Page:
Referring now to FIGS. 4 and 5, a cable 30 in accordance with the present invention includes a first jacket segment 32, a second jacket segment 34, fiber 14 and connectors 26 at each end. As discussed above, both fiber 14 and jackets segments 32 and 34 are constrained with respect to each other at connectors 26. Mounted between jacket segments 32 and 34 is a fiber receiving device 36. As shown, the fiber receiving device is a fiber loop box 36. Fiber 14 extends from a first connector 26 through jacket segment 32 into box 36, forms a loop 38 and then extends through jacket segment 34 to a second connector 26.
When cable 30 is exposed to a range of temperatures and jacket segments 32 and 34 extend and contract in response, any excess length of fiber 14 is gathered within box 36. Loop 38 of fiber 14 is sized to fit within box 36 offset from the inner surfaces 40. This will allow loop 38 to grow in size without being limited by inner surfaces 40 as excess length 15 is incorporated within loop 38. Box 36 should be sized to permit the formation of a loop that is greater in diameter than the minimum bend radius of fiber 14.
FIG. 5A shows an optical fiber cable 80 similar to cable 30, with the addition of an optical device 84 such as a coupler mounted within box 36. Fiber 14 extends through first cable segment 32 from connector 26 into box 36 forming a loop 38 to receive excess fiber length and is constrained at optical device 84. Within device 84, a portion of the signal transmitted by fiber 14 is tapped or split into a second fiber such as a fiber 82. An extension 15 of fiber 14 is constrained at device 84 and extends out of box 35 through second jacket segment 34 to connector 26. Fiber 82 extends from device 84 out of box 36. Both fibers 15 and 82 form loops 38 within box 36 to receive excess fiber length within box 36.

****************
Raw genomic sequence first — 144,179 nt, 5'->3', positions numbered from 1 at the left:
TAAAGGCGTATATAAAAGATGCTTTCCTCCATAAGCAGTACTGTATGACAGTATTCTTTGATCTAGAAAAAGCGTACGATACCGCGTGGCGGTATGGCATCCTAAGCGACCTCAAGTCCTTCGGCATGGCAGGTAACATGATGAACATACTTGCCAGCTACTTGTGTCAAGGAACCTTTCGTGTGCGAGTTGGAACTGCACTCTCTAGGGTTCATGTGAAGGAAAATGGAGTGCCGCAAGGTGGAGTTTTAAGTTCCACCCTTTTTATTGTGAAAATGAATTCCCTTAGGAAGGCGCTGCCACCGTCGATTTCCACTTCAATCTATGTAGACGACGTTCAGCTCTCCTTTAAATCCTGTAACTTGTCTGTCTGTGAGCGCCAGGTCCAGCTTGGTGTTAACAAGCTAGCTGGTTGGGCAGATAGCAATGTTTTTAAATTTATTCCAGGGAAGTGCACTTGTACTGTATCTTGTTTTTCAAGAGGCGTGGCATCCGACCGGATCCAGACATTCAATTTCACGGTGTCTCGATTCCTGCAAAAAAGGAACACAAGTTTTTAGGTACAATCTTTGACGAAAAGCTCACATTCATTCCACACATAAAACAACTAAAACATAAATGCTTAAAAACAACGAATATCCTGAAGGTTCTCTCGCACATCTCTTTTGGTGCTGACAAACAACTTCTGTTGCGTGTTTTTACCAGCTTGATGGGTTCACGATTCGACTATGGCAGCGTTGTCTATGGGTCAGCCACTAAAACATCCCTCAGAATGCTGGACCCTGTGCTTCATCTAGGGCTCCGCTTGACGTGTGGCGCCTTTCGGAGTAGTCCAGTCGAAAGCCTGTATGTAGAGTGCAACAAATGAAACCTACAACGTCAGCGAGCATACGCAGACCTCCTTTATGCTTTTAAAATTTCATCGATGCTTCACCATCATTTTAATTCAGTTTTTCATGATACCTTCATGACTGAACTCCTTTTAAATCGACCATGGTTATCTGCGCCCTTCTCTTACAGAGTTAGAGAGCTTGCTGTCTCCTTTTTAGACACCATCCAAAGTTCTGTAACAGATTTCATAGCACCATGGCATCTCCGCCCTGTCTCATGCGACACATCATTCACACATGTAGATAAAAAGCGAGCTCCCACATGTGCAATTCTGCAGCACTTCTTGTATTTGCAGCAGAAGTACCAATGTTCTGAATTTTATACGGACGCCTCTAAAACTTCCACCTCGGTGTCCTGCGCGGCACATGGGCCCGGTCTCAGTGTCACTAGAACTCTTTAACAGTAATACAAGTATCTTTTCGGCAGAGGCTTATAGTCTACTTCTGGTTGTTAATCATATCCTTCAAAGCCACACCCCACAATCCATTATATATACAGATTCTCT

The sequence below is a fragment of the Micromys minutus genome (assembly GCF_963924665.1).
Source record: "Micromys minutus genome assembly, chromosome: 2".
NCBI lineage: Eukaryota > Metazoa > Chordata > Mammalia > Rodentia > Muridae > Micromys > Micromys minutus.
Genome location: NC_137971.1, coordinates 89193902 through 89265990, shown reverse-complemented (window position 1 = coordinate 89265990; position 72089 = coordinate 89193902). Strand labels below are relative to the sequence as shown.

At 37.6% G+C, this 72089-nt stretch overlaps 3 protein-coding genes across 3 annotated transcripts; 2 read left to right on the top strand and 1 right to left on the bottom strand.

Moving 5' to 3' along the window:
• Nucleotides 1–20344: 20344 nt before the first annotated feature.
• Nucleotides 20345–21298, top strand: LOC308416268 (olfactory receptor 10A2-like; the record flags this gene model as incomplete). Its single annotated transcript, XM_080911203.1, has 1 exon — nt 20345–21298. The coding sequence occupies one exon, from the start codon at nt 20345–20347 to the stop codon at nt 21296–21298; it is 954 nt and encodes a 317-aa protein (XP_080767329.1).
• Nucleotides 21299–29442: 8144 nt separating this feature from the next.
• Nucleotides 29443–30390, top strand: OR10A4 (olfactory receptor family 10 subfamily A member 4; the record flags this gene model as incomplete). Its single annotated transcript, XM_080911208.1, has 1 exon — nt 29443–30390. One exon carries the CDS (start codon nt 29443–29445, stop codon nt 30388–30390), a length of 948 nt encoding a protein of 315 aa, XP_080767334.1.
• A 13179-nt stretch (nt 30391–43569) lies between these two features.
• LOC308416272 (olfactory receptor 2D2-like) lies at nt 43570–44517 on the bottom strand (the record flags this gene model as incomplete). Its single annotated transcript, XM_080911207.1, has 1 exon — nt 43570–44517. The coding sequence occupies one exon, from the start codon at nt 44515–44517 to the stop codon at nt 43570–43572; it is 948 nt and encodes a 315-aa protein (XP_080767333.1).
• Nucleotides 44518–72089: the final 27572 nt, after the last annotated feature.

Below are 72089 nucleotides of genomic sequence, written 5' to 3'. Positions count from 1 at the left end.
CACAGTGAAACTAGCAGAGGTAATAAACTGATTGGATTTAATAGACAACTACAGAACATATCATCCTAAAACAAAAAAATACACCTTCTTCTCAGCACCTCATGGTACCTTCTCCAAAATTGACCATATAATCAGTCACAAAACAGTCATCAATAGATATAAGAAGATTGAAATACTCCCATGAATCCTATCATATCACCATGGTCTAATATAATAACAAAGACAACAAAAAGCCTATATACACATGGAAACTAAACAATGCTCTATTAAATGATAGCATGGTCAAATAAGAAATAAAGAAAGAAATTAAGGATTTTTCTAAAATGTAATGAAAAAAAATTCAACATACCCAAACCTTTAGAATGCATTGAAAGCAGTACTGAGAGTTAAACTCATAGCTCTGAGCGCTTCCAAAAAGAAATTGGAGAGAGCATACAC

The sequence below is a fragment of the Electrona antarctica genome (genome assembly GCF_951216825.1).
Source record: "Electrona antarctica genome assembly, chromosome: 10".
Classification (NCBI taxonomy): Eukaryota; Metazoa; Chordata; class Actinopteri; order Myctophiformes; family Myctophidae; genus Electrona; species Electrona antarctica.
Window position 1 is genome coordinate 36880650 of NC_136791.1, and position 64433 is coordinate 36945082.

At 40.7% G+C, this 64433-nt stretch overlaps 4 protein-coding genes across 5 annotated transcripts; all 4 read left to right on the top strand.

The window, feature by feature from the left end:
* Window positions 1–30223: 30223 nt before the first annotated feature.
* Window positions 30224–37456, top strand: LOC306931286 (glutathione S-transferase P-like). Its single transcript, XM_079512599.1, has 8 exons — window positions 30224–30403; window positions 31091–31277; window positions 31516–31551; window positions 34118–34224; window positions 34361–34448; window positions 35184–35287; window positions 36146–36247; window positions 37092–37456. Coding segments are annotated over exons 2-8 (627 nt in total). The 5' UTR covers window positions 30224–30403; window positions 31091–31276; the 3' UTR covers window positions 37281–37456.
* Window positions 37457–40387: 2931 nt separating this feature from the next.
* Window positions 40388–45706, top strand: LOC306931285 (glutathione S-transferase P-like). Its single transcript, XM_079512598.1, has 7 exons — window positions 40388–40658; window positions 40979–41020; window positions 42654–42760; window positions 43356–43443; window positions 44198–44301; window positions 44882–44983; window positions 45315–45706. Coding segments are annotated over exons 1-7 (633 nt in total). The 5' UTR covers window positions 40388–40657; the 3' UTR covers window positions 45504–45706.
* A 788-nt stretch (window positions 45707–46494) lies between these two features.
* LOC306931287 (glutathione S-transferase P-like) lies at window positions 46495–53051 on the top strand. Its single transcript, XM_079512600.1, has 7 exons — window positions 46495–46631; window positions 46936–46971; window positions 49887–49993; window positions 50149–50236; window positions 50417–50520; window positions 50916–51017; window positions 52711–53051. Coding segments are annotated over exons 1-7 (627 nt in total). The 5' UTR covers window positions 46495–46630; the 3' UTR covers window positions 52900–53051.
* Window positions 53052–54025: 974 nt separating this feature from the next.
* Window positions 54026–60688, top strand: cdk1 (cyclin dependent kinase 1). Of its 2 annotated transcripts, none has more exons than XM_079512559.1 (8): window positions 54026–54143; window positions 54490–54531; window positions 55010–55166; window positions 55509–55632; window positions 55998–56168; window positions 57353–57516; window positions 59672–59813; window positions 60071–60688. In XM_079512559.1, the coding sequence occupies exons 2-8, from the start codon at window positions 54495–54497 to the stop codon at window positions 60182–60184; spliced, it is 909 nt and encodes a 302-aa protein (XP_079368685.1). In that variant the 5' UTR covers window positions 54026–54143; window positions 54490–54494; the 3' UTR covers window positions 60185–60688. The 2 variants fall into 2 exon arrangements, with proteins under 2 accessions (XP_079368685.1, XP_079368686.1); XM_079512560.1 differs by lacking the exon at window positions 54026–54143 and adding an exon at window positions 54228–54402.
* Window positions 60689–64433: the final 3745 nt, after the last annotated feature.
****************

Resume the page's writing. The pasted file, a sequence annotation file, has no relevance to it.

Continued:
FIG. 6 shows an alternative embodiment of an optical fiber cable 46 in accordance with the present invention. Cable 46 includes fiber segments 32 and 34 and fiber loop box 36. Optical fiber 14 (shown within box 36 in hidden lines) within cable 46 is a single strand of fiber carrying a plurality of optical signals simultaneously. Segment 32 and fiber 14 within segment 32 are constrained at one end at connector 26. At a second end of segment 34 of cable 46, a splitter 42 is included. Fiber 14 and jacket segment 34 are constrained with respect to each other at one end of splitter 42. Within box 36, fiber 14 forms a loop 38 to receive any excess fiber that might be formed when jacket segments 32 and/or 34 contract more than fiber 14. At an opposite end of splitter 42 are a plurality of optical fibers 44. Each of these fibers 44 may carry one of the plurality of optical signals from fiber 33 which has been separated from the other optical signals by splitter 42. As shown, eight optical fibers 44 extend from splitter 42. Alternatively, individual fibers 44 could be combined into a single ribbon fiber extending from splitter 42 and the individual fibers 44 broken out from the ribbon cable at a point removed from splitter 42. (Such an arrangement is shown in FIG. 12, below.)